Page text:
Brookfield Snares Big Houston Office Tower
Brookfield Office Properties has agreed to buy Heritage Plaza in downtown Houston for about $325 million in one of the biggest office trades in the city's history.
The seller, Goddard Investment, struck the sales agreement for the 1.2 million-square-foot trophy property after talks with another bidder, USAA Real Estate, fell through.
At the $285/sf price tag, New York-based Brookfield's initial annual yield will be roughly 6.25%. Eastdil Secured's Atlanta office is brokering the transaction, which exceeds the pricing expectation of $310 million and further demonstrates solid investor demand for core properties.
Atlanta-based Goddard began shopping the 53-story tower in June. USAA won a bidding contest against Brookfield, Tishman Speyer of New York and others with a $333 million offer. Goddard and San Antonio-based USAA then came close to finalizing a deal, but the talks broke down when USAA was unable to line up financing to its liking.
The owner then began exploring a possible recapitalization or refinancing. First, it lined up a commitment from MetLife for a $200 million fixed-rate loan with a 12-year term. Then it agreed to sell the property outright to Brookfield, which will use the MetLife loan to finance the transaction.
Heritage Plaza, at 1111 Bagby Street in the central business district's "Skyline Corridor," was acquired by Goddard in July 2005 from Michigan Retirement for $121 million. At the time, the occupancy rate was only 45%, following the departure of lead tenant Chevron Texaco, which had leased 700,000 sf.
Goddard recruited new tenants, including Deloitte (292,000 sf) and EOG Resources (252,000 sf), bringing the occupancy rate in line with the 89.5% average for the central business district. Other tenants include BASF, Lime Rock Management and Tudor Pickering Holt. In-place rents are 30% below the market average.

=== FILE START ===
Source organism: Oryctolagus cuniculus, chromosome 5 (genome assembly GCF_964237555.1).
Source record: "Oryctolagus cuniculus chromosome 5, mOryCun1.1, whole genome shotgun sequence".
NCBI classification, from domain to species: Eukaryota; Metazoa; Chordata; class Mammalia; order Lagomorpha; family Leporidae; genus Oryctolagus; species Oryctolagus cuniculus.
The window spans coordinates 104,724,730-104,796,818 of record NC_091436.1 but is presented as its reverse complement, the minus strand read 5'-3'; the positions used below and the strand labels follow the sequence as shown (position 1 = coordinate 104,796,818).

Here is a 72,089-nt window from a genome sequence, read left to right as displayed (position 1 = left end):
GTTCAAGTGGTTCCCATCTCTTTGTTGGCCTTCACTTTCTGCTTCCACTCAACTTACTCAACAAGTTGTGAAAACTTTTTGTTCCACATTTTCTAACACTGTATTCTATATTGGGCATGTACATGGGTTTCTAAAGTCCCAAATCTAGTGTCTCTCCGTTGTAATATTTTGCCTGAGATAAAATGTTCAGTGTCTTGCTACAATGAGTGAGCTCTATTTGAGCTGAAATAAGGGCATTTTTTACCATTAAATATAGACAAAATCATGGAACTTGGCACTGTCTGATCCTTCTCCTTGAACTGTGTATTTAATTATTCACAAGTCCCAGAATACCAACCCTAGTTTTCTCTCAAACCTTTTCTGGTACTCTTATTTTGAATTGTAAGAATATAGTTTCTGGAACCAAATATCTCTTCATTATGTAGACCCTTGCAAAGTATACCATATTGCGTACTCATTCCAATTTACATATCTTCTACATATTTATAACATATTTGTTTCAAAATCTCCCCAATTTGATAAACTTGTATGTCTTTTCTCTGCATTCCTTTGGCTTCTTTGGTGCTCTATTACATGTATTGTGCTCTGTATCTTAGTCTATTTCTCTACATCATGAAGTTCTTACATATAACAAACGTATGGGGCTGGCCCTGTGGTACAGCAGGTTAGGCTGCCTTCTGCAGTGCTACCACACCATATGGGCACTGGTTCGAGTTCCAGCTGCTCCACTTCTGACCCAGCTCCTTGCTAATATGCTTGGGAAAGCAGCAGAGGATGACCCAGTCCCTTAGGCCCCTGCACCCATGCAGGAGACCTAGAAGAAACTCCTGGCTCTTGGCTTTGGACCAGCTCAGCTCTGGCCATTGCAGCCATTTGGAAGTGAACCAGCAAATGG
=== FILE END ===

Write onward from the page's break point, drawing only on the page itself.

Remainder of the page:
Goddard tried to sell Heritage Plaza three years ago. Market pros thought the property might command as much as $430 million, or $374/sf - a valuation that would have shattered pricing records for Houston office properties. But the market turned down, and Goddard pulled the listing.
The Brookfield transaction would mark the second-highest price ever paid for an office building in the city on a dollar basis and the third-highest on a per-foot basis. The record for each category is held by the sale of the 1.3 million-sf Bank of America Center in August 2007 for $367 million, or $289/sf. A GE Pension Trust partnership bought that property from Houston-based Hines.
This year, only a handful of office properties in the nation have traded at a higher price than in the pending Heritage Plaza deal. The largest single-property transaction came when KBS Realty of Newport, Calif., paid $655 million, or $504/sf, for the 1.3 million-sf office building at 300 North LaSalle Street in Chicago. Holliday Fenoglio Fowler advised the seller, Hines.
The biggest completed office trade in Houston this year was the sale of the 332,000-sf Energy Center 1 for $94 million, or $270/sf. Wells Real Estate of Atlanta bought the property in July from a Trammell Crow partnership, which was advised by CB Richard Ellis. The bidding war over that property, which resulted in a 7.2% capitalization rate, caught the eye of Houston property owners, and a rash of big office offerings followed. Local players said they were anxious to see those properties begin to clear the market, so the Heritage Plaza deal is welcome news.